What do I need to know before I travel?
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Information on how to stay safe and healthy abroad. About us.

Sexual Health Risks


During travel people often feel ‘free’ from their normal lives and habits and change their behaviour patterns. Having sex with a new or casual partner whilst travelling is not uncommon and is often unplanned. Sex during travel is often unprotected (sex without a condom). Sex without a condom increases the risk of travellers catching sexually transmitted infections (STIs).

Sex tourism and sex workers
Sex abroad is not always unplanned. Sex tourism is when people travel for the purpose of buying sex and both men and women travel for this reason. This often involves sex workers in countries that have high rates of STIs including HIV, hepatitis B and hepatitis C.

In some countries, particularly in Asia and South America, you may be openly propositioned by commercial sex workers. These are often countries where STIs, especially among sex workers are common. Additionally, in some cultures business travellers may be offered hospitality that includes sex workers. Unprepared travellers may be taken unawares and participate in risky behaviour that they would not consider at home.

Sexually Transmitted Infections

STI's can be caught during vaginal, anal or oral sex.

Some of the more common STIs include:

  • chlamydia
  • gonorrhoea
  • trichomoniasis
  • genital warts
  • genital herpes
  • pubic lice
  • scabies
  • syphilis
  • blood borne viruses (hepatitis B, hepatitis C and HIV)
  • mpox

STI's, even if they cause no symptoms can cause longer term problems such as infertility and cancer, and can be passed to sexual partners. Certain STI's can be passed to a baby during pregnancy and childbirth.

The majority of STIs can be diagnosed quickly and easily treated.

Further information on STIs and symptoms including patient information leaflets on specific STIs are available from:

Sexual Health Risk Reduction

The best way to prevent STIs is to have safer sex. For detailed information please see The British Association for Sexual Health and HIV (BASHH) Guide to Safer Sex.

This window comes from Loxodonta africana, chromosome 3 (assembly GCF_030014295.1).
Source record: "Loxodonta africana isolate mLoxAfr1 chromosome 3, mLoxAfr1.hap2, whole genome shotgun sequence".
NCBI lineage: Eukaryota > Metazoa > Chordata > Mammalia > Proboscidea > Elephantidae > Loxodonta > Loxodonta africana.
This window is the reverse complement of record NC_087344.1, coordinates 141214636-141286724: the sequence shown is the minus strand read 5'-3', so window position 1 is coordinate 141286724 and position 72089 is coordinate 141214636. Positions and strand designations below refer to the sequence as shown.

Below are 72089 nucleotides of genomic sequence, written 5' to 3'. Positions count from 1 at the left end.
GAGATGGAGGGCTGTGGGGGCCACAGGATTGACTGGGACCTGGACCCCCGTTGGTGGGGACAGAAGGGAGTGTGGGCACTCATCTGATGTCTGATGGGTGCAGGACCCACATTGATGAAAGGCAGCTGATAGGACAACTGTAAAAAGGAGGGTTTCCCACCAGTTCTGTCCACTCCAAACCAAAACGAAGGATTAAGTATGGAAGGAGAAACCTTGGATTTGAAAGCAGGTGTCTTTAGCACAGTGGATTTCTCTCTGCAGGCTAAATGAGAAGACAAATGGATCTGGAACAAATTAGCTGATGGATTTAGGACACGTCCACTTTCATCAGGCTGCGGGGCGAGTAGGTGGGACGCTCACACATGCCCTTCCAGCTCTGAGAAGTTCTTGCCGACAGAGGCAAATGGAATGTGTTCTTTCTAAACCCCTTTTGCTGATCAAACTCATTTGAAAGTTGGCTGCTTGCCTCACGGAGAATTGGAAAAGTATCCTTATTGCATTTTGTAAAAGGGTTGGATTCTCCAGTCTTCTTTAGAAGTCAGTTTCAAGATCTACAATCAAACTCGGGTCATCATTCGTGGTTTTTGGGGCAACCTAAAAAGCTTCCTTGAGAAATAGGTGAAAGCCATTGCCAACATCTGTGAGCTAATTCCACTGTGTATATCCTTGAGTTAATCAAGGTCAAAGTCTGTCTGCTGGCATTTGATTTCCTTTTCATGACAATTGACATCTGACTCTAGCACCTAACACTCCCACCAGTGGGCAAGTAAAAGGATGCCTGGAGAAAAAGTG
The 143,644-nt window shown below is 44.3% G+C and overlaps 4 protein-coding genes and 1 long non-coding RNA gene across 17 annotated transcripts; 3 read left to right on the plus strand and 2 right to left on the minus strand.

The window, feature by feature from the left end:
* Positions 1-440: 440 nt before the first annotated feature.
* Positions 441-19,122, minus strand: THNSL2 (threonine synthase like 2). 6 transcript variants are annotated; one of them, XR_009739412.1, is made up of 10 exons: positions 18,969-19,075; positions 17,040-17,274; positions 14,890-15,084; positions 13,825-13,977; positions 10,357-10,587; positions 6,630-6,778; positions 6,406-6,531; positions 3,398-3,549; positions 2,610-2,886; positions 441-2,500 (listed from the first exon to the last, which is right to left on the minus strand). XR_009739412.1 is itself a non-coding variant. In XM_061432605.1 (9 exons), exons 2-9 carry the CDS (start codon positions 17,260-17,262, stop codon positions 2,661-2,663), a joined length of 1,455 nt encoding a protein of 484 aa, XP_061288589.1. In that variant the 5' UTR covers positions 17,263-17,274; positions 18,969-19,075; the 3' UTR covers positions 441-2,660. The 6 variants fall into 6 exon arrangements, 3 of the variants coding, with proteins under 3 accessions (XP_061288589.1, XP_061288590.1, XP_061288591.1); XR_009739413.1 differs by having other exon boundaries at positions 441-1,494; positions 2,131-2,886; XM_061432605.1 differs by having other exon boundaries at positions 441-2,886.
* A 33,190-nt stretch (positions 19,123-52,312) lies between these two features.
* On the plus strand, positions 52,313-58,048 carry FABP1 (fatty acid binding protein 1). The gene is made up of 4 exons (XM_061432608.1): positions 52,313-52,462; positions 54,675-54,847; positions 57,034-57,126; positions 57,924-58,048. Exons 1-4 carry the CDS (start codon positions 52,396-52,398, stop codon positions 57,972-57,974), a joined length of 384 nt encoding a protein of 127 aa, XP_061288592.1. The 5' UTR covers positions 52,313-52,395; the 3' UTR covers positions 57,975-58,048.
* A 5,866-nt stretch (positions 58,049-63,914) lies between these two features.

Take condoms with you when you travel, even if you aren’t planning to have sex. Excess alcohol and recreational drugs can increase your likelihood of having unprotected sex.

You should use a condom for vaginal, anal or oral sex.

  • As reliable condoms may be difficult to find in some countries you should take condoms with the British Kite Mark with you.
  • Latex condoms are easily damaged by oil based lubricants e.g. Vaseline, baby oil and suntan lotion.
  • Non-latex condoms can be used if you or your partner has a latex allergy (or if using creams or treatments that damage latex condoms).
  • Condoms perish with age, and heat, and you should discard them if they are out of date or show any signs of being brittle, sticky or discoloured.
  • If used perfectly, a condom reduces the likelihood of you catching and passing on STIs but it does not guarantee that you will not catch an STI.


Although the majority of STIs cannot be prevented through vaccination, some can be. Vaccines are available to help prevent:

These should be discussed with you during a travel consultation.


Unprotected sex may also lead to unplanned pregnancies. Before travelling all travellers should consider:

  • If your current contraception is suitable for your intended travel, preventing both unplanned pregnancy and STIs.
  • How you or your partner would access emergency contraception while abroad.

Information is available on the fitfortravel contraception page.

Sexual Health Screening

If you have had a new sexual partner whilst travelling, you should get a sexual health screen.

Your local sexual health clinic can be located on the following websites:

Sexual Assault and Rape

Sexual assault and rape can happen to anyone, of any age and background.

The Foreign, Commonwealth and Development Office (FCDO) has reported increasing numbers of travellers, both male and female, seeking consular assistance following sexual assault and rape.

Please see the Sexual Assault and Rape section of the Personal Safety page for more detailed advice and information.

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